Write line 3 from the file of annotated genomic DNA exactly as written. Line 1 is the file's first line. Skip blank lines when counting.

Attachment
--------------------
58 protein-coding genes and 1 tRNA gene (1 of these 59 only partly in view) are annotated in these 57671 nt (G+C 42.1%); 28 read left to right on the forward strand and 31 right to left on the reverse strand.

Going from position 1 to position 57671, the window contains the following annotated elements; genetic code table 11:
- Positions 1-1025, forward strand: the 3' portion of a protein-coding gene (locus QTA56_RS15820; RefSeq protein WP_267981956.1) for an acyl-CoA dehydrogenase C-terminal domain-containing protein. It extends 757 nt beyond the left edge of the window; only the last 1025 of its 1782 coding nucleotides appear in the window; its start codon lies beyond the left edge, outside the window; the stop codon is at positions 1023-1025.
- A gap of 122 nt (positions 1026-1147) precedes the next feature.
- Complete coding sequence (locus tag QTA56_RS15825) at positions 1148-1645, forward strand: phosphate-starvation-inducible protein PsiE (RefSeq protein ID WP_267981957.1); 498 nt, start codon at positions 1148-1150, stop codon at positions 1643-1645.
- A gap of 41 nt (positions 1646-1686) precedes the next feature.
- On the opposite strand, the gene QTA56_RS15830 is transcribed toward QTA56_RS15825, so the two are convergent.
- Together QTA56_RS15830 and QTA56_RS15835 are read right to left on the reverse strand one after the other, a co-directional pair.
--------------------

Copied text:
- Positions 1-1025, forward strand: the 3' portion of a protein-coding gene (locus QTA56_RS15820; RefSeq protein WP_267981956.1) for an acyl-CoA dehydrogenase C-terminal domain-containing protein. It extends 757 nt beyond the left edge of the window; only the last 1025 of its 1782 coding nucleotides appear in the window; its start codon lies beyond the left edge, outside the window; the stop codon is at positions 1023-1025.